I will never forget an act of kindness from Mrs. Miller, my third grade teacher. I also consider Bob Keeshan, who played Captain Kangaroo, as a teacher. He taught me and the rest of his audience how to be kind, creative and fair. The following story is where Mrs. Miller’s life intersected with Bob’s.
The Captain and Me
The death of Bob Keeshan, better known to millions as Captain Kangaroo, was very sad on many levels. It was not only the loss of a childhood idol for most people my age, but it served to remind us all of a greater loss…a loss of innocence. For 30 years, Keeshan’s gentle manner with stories and songs helped those of us who sought comfort and guidance in the black and white glow of the family TV.
For me, Captain Kangaroo was more than just a television host. When my third grade teacher asked everyone in class to write an essay about their fathers, I sat in my seat for a few minutes and finally began to cry. Mrs. Miller, an excellent educator, quietly ushered me into the hall to determine the cause of my tears. “My father died when I was 2 years old,” I told her. “I don’t remember anything about him…I have nothing to write about.”
She reassured me that I could still participate in the assignment. “You can have the best essay in the class,” she said. “If you could pick anybody in the whole world to be your father, who would you choose? Once you decide who that person is, write your report about him.”
I didn’t hesitate, I looked right at her and said “Captain Kangaroo.” She smiled and, once she made sure the class was busy with the assignment, we went to the library together to find out everything we could about the Good Captain.
I found out his real name and that he had portrayed the original Clarabell the Clown on the Howdy Doody Show. It was probably this incident that triggered my lifelong passion for research and writing. I remember getting an “A” for my paper and receiving applause from the class when I read it aloud.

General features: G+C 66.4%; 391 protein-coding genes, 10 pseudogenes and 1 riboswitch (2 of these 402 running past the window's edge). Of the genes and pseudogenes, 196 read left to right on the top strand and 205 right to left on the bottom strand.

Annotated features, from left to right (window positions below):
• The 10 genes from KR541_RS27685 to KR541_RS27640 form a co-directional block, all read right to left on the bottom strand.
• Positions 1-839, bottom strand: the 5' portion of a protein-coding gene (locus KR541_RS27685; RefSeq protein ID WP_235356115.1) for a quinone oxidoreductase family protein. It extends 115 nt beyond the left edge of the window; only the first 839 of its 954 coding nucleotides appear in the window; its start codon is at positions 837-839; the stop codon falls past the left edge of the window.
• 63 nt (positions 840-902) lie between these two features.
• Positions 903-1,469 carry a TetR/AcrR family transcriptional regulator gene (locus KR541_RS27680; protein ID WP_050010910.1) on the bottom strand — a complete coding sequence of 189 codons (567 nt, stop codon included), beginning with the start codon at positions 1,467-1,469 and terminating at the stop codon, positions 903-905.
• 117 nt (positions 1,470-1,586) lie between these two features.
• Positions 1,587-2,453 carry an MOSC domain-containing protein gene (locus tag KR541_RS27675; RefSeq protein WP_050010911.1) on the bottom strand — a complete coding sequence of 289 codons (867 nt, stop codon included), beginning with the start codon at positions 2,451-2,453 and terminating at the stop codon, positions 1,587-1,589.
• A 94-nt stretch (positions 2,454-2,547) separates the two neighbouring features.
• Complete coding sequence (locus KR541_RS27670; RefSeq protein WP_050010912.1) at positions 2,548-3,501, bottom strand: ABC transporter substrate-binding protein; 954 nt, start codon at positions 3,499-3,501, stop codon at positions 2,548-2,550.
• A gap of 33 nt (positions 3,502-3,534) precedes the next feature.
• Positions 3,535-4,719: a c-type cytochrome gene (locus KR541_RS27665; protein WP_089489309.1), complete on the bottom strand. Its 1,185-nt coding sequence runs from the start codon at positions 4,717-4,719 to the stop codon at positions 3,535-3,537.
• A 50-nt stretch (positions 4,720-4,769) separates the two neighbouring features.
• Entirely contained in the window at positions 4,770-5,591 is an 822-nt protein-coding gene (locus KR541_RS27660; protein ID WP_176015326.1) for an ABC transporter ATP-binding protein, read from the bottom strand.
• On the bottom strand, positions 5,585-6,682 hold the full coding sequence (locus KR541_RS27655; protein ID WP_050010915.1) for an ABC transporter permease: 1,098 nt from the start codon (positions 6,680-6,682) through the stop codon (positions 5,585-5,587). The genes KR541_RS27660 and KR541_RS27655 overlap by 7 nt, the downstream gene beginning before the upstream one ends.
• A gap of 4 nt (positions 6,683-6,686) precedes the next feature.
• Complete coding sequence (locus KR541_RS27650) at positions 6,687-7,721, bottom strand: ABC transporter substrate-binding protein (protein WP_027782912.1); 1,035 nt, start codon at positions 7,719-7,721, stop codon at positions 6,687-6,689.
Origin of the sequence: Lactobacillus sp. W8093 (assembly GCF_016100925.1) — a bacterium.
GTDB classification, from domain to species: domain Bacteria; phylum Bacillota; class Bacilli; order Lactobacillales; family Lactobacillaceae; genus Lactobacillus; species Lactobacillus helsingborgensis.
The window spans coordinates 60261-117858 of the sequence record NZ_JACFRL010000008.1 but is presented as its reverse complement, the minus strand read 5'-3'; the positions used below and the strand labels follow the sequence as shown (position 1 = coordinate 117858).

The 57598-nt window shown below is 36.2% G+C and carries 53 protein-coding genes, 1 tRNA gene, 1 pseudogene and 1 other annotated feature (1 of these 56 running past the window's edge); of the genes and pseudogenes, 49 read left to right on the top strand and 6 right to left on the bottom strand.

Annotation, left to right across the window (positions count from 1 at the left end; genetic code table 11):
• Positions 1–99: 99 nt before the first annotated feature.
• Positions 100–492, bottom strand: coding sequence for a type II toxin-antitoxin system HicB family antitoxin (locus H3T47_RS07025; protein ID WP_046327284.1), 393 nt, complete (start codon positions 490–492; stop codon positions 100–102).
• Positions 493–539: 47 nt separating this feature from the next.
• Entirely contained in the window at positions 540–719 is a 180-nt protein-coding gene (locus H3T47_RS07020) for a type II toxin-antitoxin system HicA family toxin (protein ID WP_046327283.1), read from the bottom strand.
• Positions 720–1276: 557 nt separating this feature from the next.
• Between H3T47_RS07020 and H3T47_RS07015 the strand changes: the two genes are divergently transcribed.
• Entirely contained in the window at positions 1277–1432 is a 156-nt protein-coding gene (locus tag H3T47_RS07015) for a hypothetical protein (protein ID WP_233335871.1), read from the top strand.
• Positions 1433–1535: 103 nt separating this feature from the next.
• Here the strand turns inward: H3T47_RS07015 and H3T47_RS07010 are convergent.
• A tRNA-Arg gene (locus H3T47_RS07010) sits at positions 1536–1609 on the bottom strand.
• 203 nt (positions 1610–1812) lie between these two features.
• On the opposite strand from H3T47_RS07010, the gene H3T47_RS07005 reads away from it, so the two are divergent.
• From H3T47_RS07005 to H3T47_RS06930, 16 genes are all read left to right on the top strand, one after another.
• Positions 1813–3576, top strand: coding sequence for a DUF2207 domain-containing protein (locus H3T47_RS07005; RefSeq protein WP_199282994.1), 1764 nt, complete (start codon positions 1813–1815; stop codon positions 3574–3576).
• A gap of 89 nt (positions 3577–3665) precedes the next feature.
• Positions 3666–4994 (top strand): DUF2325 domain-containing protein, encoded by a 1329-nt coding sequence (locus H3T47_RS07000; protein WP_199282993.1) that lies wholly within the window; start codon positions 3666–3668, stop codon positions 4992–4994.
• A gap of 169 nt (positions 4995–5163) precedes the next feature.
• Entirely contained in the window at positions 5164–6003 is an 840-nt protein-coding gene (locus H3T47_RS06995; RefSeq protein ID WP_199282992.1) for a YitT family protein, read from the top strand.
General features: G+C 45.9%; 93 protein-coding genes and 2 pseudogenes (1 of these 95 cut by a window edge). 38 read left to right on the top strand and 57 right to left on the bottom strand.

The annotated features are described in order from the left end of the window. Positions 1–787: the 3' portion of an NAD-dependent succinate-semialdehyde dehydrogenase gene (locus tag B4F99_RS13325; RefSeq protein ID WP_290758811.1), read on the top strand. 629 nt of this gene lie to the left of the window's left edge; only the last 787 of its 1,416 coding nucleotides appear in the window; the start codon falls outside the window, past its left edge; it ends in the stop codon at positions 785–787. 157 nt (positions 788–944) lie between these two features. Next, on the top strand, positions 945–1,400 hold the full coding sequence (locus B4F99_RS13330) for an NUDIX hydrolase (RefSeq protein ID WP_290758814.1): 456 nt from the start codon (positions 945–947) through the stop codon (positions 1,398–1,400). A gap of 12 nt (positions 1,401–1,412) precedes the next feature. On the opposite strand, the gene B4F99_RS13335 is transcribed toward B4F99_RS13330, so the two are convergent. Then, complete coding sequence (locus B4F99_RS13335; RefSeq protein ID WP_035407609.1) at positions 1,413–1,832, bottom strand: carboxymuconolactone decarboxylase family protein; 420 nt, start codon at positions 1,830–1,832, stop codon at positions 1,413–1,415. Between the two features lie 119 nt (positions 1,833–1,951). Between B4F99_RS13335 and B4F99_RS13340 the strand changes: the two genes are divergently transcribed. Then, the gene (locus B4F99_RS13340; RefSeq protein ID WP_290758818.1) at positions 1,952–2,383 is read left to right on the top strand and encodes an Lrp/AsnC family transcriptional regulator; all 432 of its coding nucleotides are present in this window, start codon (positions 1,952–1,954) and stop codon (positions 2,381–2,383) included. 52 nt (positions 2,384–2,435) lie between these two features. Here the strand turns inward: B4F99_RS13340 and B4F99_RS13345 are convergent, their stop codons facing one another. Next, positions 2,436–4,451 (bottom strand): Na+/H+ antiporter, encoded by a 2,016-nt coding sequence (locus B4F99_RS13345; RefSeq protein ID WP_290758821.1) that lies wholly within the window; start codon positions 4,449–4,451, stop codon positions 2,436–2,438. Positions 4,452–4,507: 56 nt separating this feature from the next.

Almost 40 years later, I interviewed Bob Keeshan on QVC about his book Growing Up Happy. We sold over 5,000 copies in a few minutes and I told him this story at the end of the presentation. He began to cry and put his arm around me as the camera faded. It was a very special moment.
Bob and I remained in touch for several years before he passed. He was a very talented man with a genuine love for children and a real concern for the violence and lack of family values in today’s children’s programming. His social activism after he left the airwaves helped to greatly improve the world of children’s television.
We may never again witness the mild-mannered interaction of Captain Kangaroo, Mr. Green Jeans, Bunny Rabbit and, my favorite, Mr. Moose. Still, perhaps one day, another TV Treasure House will be built and occupied by figures of fact and fancy who truly love and care about children…people like Bob Keeshan. He will always be a father figure and a great teacher to me.
© 2018 Steve Bryant – No portion of this or any blog can be reproduced or copied and posted on any online site or read aloud on any audio or video media without the express permission of the author.